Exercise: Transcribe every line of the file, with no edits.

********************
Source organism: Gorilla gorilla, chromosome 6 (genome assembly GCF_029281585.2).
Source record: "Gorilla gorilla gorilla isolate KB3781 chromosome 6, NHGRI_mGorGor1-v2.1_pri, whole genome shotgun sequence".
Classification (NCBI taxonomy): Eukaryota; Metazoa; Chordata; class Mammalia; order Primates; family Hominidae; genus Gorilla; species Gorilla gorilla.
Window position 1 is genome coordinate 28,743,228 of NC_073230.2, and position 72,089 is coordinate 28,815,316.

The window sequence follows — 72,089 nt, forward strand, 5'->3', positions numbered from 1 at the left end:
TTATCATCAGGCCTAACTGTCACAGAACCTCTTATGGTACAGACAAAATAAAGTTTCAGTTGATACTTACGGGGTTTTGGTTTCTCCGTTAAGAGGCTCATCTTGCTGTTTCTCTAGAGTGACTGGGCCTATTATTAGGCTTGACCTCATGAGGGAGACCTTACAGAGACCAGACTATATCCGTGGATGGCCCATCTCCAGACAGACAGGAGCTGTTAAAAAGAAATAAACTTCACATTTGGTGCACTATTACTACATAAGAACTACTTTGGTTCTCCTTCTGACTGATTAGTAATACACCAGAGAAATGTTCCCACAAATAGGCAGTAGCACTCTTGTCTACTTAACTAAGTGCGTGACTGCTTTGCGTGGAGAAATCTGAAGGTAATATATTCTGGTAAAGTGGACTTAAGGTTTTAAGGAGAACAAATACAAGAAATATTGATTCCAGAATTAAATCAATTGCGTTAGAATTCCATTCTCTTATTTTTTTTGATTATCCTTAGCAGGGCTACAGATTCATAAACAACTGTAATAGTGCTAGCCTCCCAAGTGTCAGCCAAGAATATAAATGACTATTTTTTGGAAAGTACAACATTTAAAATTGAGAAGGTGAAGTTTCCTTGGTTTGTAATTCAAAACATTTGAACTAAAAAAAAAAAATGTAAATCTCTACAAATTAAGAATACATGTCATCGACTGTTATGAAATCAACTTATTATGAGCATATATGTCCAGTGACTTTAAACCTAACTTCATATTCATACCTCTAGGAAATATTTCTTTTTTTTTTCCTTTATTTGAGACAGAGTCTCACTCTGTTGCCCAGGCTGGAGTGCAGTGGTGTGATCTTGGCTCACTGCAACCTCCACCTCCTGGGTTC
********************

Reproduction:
Source organism: Gorilla gorilla, chromosome 6 (genome assembly GCF_029281585.2).
Source record: "Gorilla gorilla gorilla isolate KB3781 chromosome 6, NHGRI_mGorGor1-v2.1_pri, whole genome shotgun sequence".
Classification (NCBI taxonomy): Eukaryota; Metazoa; Chordata; class Mammalia; order Primates; family Hominidae; genus Gorilla; species Gorilla gorilla.
Window position 1 is genome coordinate 28,743,228 of NC_073230.2, and position 72,089 is coordinate 28,815,316.

The window sequence follows — 72,089 nt, forward strand, 5'->3', positions numbered from 1 at the left end:
TTATCATCAGGCCTAACTGTCACAGAACCTCTTATGGTACAGACAAAATAAAGTTTCAGTTGATACTTACGGGGTTTTGGTTTCTCCGTTAAGAGGCTCATCTTGCTGTTTCTCTAGAGTGACTGGGCCTATTATTAGGCTTGACCTCATGAGGGAGACCTTACAGAGACCAGACTATATCCGTGGATGGCCCATCTCCAGACAGACAGGAGCTGTTAAAAAGAAATAAACTTCACATTTGGTGCACTATTACTACATAAGAACTACTTTGGTTCTCCTTCTGACTGATTAGTAATACACCAGAGAAATGTTCCCACAAATAGGCAGTAGCACTCTTGTCTACTTAACTAAGTGCGTGACTGCTTTGCGTGGAGAAATCTGAAGGTAATATATTCTGGTAAAGTGGACTTAAGGTTTTAAGGAGAACAAATACAAGAAATATTGATTCCAGAATTAAATCAATTGCGTTAGAATTCCATTCTCTTATTTTTTTTGATTATCCTTAGCAGGGCTACAGATTCATAAACAACTGTAATAGTGCTAGCCTCCCAAGTGTCAGCCAAGAATATAAATGACTATTTTTTGGAAAGTACAACATTTAAAATTGAGAAGGTGAAGTTTCCTTGGTTTGTAATTCAAAACATTTGAACTAAAAAAAAAAAATGTAAATCTCTACAAATTAAGAATACATGTCATCGACTGTTATGAAATCAACTTATTATGAGCATATATGTCCAGTGACTTTAAACCTAACTTCATATTCATACCTCTAGGAAATATTTCTTTTTTTTTTCCTTTATTTGAGACAGAGTCTCACTCTGTTGCCCAGGCTGGAGTGCAGTGGTGTGATCTTGGCTCACTGCAACCTCCACCTCCTGGGTTC